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  #1  
03-12-2016, 06:40 AM
gamemaniaco gamemaniaco is offline
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What are the harmful effects of light on the optical media CD / DVD? the difference between direct sunlight and indirect sunlight? my home during the day receives brightness and clarity of sunlight but is not a light focused sun> DVD, this sunlight that comes into my house will damage the optical disc CD / DVD in the long term?
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  #2  
03-17-2016, 07:07 AM
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Light alters dye. Keep discs in dark non-moist areas.

Yes, it will be damaged if kept in light. Put discs inside cupboards, closets, dark cases, etc. Ever think about why DVDs come in black cases from the store, and not transparent ones? That's why.

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  #3  
03-17-2016, 07:15 AM
gamemaniaco gamemaniaco is offline
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What kind of light is harmful to the CD / DVD?
Store the disk in a slim case CD with cover in front protects the disc from the light? see the photo
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  #4  
03-17-2016, 07:23 AM
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All of it is bad.

True, some cases are completely clear. But companies make all kinds of stupid things. For example, "DVD safe" markers (nonsense). But most CDs and DVDs come in packaging that blots out light. And again, that's for a reason, not because it's the fashion.

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  #5  
03-17-2016, 08:19 AM
gamemaniaco gamemaniaco is offline
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My dvd and cd disk this unprotected light that case slim cd with front cover? light passes through and damage dye? behind the case slim black color

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  #6  
03-21-2016, 05:12 PM
latreche34 latreche34 is offline
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Quote:
Originally Posted by lordsmurf View Post
Ever think about why DVDs come in black cases from the store, and not transparent ones? That's why.
I wonder why they switched to semi transparent blue cases for blu-ray? I guess they realized their mistake and they switched back now to black cases for UHD Blu-ray discs.
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  #7  
03-22-2016, 02:40 AM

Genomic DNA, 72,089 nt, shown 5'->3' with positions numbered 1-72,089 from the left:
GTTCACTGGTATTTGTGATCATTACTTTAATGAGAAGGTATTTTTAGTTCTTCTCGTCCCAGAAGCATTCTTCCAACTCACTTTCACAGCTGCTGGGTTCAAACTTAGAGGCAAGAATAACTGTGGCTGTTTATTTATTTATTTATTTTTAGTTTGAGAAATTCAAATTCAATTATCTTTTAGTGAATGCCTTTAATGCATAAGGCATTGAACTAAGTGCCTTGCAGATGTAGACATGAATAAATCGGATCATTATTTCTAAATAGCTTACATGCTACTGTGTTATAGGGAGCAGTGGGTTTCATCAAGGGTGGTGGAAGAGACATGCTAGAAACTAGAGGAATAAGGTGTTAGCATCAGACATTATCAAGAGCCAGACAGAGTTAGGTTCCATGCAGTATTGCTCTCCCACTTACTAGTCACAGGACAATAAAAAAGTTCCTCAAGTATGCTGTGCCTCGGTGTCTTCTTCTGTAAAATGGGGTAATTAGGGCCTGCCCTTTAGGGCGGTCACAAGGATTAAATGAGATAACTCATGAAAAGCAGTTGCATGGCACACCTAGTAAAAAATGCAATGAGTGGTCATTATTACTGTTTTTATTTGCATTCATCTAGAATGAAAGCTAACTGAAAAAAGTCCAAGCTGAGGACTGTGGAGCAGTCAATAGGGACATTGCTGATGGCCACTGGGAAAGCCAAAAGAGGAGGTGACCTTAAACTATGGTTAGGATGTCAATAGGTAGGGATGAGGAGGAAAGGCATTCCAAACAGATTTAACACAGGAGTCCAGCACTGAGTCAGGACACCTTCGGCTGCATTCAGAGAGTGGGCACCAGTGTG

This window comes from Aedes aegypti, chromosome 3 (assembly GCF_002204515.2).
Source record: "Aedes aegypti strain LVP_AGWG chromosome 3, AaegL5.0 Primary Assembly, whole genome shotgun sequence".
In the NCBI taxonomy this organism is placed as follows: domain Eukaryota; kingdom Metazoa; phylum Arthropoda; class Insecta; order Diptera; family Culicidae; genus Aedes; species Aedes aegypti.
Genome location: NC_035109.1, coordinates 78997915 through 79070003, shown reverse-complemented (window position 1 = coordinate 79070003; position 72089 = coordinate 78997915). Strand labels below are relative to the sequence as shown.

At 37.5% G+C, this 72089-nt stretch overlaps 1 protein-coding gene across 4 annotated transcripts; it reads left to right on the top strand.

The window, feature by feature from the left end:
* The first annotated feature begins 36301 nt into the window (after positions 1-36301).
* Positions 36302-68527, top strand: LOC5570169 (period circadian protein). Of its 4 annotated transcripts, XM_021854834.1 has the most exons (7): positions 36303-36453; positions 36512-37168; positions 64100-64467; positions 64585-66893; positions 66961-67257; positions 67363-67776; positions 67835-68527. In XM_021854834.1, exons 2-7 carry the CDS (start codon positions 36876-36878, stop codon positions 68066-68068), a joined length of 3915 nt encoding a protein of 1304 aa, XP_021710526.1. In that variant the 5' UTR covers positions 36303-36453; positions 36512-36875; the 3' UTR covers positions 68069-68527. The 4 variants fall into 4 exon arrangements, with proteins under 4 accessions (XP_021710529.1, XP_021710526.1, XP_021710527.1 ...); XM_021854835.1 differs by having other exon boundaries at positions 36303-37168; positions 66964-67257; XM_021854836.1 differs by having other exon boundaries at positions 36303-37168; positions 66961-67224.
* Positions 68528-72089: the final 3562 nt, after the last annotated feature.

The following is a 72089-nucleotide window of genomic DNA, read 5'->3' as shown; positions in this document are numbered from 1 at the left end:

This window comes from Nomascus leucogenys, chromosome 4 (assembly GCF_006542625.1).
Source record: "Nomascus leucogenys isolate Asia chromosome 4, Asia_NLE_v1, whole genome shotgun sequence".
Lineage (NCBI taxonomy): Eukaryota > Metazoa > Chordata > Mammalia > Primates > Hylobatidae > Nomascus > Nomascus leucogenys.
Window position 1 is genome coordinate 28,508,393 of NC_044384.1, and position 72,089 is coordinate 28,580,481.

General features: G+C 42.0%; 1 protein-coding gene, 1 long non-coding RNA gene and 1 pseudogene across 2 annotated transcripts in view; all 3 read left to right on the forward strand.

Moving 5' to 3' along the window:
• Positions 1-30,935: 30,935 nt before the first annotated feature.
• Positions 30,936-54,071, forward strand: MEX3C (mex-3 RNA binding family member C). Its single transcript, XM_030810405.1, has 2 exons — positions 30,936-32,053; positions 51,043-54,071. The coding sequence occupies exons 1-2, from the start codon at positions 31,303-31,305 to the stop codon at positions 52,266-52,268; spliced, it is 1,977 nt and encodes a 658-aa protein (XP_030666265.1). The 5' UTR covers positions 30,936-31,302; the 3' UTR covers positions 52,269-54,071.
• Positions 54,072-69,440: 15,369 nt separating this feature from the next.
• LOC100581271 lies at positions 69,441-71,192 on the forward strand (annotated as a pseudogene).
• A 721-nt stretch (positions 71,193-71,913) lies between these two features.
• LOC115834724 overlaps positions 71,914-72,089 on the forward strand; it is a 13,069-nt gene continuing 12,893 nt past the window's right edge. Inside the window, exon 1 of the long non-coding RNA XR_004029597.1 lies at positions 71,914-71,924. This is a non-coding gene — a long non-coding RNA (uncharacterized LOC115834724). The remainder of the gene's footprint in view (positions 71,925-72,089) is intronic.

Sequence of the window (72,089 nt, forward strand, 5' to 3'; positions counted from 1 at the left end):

M Berson M Berson is offline
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Direct sunlight to discs is harmful for two reasons:
The sunlight's ultraviolet photons (the higher frequency of the sunlight spectrum) have enough energy to produce a photochemical reaction, altering the optical properties of the dye (recording layer) molecules.
The broad spectrum of unfiltered sunlight, infrared to ultraviolet (low frequency to high), can impart heat to the disc. The increased temperature generated by sunlight will accelerate the degradation or breakdown of the dye layer (recording layer) of the disc. The combination of high temperature and high relative humidity will further accelerate that degradation.
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  #8  
03-22-2016, 05:43 AM
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indirect sunlight and fluorescent lamps destroy the CD / DVD?
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03-22-2016, 02:04 PM
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Quote:
Originally Posted by gamemaniaco View Post
indirect sunlight and fluorescent lamps destroy the CD / DVD?
All light.

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  #10  
03-22-2016, 02:11 PM
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indirect sunlight and light from the fluorescent lamp takes how long to damage the optical disc?
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  #11  
03-22-2016, 02:16 PM
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Quote:
Originally Posted by gamemaniaco View Post
indirect sunlight and light from the fluorescent lamp takes how long to damage the optical disc?
Why does it matter?

That like asking: "How long can I stick my finger in an electric socket before I die?"
It's bad, don't do it, the end. 'How long' is immaterial.

From a purely academic stance, "it depends". The type of dye will determine this more than anything else, with anything cyanine-based croaking first. Perhaps M-Disc will fair better here, but light absorbance is the least of its issues.

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  #12  
03-22-2016, 02:20 PM
gamemaniaco gamemaniaco is offline
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All kinds of light damage the CD / DVD?

My dvd and cd disk this unprotected light that case slim cd with front cover? light passes through and damage dye? behind the case slim black color

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  #13  
03-22-2016, 02:25 PM
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Quote:
Originally Posted by gamemaniaco View Post